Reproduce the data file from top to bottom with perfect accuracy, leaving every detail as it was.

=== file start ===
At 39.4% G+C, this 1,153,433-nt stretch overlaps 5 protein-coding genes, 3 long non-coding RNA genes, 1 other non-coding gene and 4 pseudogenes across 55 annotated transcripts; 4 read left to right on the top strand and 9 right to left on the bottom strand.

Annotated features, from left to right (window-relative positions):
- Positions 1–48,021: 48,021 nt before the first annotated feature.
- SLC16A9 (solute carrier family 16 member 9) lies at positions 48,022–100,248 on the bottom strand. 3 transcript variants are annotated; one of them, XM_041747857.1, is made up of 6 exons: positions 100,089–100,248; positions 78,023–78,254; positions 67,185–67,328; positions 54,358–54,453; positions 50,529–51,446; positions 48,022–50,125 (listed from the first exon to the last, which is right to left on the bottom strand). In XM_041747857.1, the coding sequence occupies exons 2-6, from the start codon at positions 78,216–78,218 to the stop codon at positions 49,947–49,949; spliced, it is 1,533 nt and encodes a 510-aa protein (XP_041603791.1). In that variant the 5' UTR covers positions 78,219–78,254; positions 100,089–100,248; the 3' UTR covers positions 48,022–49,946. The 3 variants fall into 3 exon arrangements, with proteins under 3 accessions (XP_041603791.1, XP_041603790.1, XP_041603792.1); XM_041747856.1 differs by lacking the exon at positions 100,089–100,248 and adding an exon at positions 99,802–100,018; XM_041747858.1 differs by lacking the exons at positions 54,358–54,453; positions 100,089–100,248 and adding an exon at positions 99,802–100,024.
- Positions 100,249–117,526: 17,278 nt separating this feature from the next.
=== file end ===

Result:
At 39.4% G+C, this 1,153,433-nt stretch overlaps 5 protein-coding genes, 3 long non-coding RNA genes, 1 other non-coding gene and 4 pseudogenes across 55 annotated transcripts; 4 read left to right on the top strand and 9 right to left on the bottom strand.

Annotated features, from left to right (window-relative positions):
- Positions 1–48,021: 48,021 nt before the first annotated feature.
- SLC16A9 (solute carrier family 16 member 9) lies at positions 48,022–100,248 on the bottom strand. 3 transcript variants are annotated; one of them, XM_041747857.1, is made up of 6 exons: positions 100,089–100,248; positions 78,023–78,254; positions 67,185–67,328; positions 54,358–54,453; positions 50,529–51,446; positions 48,022–50,125 (listed from the first exon to the last, which is right to left on the bottom strand). In XM_041747857.1, the coding sequence occupies exons 2-6, from the start codon at positions 78,216–78,218 to the stop codon at positions 49,947–49,949; spliced, it is 1,533 nt and encodes a 510-aa protein (XP_041603791.1). In that variant the 5' UTR covers positions 78,219–78,254; positions 100,089–100,248; the 3' UTR covers positions 48,022–49,946. The 3 variants fall into 3 exon arrangements, with proteins under 3 accessions (XP_041603791.1, XP_041603790.1, XP_041603792.1); XM_041747856.1 differs by lacking the exon at positions 100,089–100,248 and adding an exon at positions 99,802–100,018; XM_041747858.1 differs by lacking the exons at positions 54,358–54,453; positions 100,089–100,248 and adding an exon at positions 99,802–100,024.
- Positions 100,249–117,526: 17,278 nt separating this feature from the next.